At the moment, I don’t really have a game plan. I prefer that. I’ve been to PAX West so I have an idea of what to expect, but I get the impression the GameStop Expo is nowhere near as big as PAX. PAX is also happening two weeks later, and I imagine if patrons had a choice to attend one or the other, they’d go to PAX. But who am I kidding? I actually have no idea what I’m talking about.

Accompanied by my girlfriend Juliana—who’ll be armed with a DSLR—I plan on getting as much footage as I can. Really, that’s the plan. She, however, has big dreams of riding Vegas’ famous gondola. How authentic.

What I’m looking forward to playing:
If Super Mario Odyssey isn’t on the showroom floor, I’m going to pay a prostitute to hold me while I cry. Juliana will be too busy reenacting her playthrough of Fallout: New Vegas to comfort me in the case that SMO isn’t present.

Though I’ve already had my share of time with it, I’d like to give Skyrim a shot on the Switch.  Whether or not there’ll be a playable demo, I don’t know. But I’ve been on the fence with re-purchasing the game for when it comes to the Switch. I think I’m more in love with the idea of it being portable than I am with actually playing it again. I think having it in my hands will make or break that decision.

I hardly give Microsoft a chance. So I’m going to make it a point to hang around its booth, and like my perception of Vegas, try and find something to embrace. I’m hoping to see some of its exclusive indie releases like The Artful Escape, or the highly anticipated Cuphead. Good on Microsoft for swooping up some good looking indies.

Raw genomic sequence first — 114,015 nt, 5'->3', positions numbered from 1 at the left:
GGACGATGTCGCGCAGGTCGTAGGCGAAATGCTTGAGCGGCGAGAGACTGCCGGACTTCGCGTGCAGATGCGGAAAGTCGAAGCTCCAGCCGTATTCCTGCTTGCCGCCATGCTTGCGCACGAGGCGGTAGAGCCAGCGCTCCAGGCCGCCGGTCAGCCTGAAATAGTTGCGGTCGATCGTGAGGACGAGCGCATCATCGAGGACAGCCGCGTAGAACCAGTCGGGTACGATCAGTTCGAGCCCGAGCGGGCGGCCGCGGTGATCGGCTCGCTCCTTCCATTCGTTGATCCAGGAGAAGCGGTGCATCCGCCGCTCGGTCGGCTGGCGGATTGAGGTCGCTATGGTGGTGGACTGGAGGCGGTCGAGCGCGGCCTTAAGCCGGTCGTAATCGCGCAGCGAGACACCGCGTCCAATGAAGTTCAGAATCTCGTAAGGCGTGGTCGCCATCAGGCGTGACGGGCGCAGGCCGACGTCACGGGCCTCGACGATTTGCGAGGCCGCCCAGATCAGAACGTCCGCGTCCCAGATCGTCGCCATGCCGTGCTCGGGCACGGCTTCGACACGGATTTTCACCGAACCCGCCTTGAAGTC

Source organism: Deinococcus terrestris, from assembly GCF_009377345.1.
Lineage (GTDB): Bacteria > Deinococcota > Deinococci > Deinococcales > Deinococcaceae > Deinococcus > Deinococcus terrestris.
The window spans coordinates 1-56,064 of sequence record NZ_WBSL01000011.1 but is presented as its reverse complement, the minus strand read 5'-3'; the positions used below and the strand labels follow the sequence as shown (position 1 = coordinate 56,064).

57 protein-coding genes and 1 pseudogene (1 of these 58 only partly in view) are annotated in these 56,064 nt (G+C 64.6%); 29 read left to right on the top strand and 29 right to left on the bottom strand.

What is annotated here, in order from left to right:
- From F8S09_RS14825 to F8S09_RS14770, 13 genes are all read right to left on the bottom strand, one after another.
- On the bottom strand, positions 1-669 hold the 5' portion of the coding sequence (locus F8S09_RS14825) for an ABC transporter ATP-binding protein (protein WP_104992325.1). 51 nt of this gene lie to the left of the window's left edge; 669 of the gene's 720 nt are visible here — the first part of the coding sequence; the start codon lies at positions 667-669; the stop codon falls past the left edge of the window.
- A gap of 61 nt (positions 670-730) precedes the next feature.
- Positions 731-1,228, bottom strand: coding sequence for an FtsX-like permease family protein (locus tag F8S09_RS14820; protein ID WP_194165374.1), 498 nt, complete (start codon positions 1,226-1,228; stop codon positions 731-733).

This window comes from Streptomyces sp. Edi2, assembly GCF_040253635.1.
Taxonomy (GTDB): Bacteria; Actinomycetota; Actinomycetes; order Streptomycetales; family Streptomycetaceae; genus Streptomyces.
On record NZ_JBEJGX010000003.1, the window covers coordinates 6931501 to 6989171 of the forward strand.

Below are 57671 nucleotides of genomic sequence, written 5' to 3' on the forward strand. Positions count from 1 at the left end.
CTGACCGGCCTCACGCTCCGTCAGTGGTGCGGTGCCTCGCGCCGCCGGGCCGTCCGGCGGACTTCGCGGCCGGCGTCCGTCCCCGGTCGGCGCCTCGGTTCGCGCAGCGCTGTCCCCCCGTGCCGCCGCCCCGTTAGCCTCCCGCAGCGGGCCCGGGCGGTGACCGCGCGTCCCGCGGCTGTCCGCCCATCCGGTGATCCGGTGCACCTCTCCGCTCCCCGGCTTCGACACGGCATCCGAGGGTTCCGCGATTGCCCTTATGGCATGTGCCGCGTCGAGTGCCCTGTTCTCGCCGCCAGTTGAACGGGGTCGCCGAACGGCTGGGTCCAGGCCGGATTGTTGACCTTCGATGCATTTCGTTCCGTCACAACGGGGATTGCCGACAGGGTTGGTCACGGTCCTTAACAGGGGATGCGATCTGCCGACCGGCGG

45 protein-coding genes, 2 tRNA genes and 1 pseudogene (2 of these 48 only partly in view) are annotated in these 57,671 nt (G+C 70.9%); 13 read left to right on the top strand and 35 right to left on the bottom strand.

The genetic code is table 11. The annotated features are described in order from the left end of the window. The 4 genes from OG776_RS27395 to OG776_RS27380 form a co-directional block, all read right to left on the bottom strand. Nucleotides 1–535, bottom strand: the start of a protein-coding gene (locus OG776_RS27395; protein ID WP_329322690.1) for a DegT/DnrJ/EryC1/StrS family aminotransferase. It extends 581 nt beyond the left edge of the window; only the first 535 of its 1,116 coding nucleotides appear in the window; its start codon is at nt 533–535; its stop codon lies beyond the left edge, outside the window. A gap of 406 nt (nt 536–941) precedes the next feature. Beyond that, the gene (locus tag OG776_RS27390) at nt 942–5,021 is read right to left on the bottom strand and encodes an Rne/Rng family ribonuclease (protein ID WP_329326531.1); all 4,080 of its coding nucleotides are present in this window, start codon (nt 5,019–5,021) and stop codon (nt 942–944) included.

In the meantime, I’ve been gearing up for the trip. I’m currently on the hunt for a good travel bag. Something that can hold my camera, a couple lenses, my mic, and any other gear I’ll need to take with me.

What am I currently playing?
I had the pleasure of a long weekend. One of those days was dedicated to playing What Remains of Edith Finch. I’m placing that one firmly in the inspiration folder of my mental attic.

Last weekend I got Realms of the Haunting from GOG. I hadn’t played the game prior, but it seemed perfectly in place with my love and fascination for full motion video games. GOG has been a wonderful blessing to allow me to experience cult pc games that I otherwise completely missed. I haven’t been able to put too much time into it… yet.

What am I reading?
I’ve been reading Steal Like an Artist by Austin Kleon. Yes, it’s a New York Times Bestseller, and I’m sure if you’re a creative, it’s been recommended to you—as it was to me on a few occasions. I’m about halfway through, and I love it. It is, to me at least, preaching to the choir. Most of what’s in it I’ve learned along the way as a creative. But it’s always assuring to have it in print, and in a tangible book that I can refer back to when I’m in a rut. I have a shelf of books that I often go back to and skim through if I’m having trouble moving onto the next step. It’ll have a nice home there when I’m done with it.

I’ve also been picking through Jeff Lemire’s Roughnecks. Contemplating on doing a review. Not sure yet.

Also, I started a YouTube Channel. New videos every Thursday. Currently my main objective with the page is to build my onscreen presence. More specifically, I’m using this as a means to get overall more comfortable on screen, and build my skill as a cohesive speaker. I still think I have a long way to go. Here’s the channel trailer: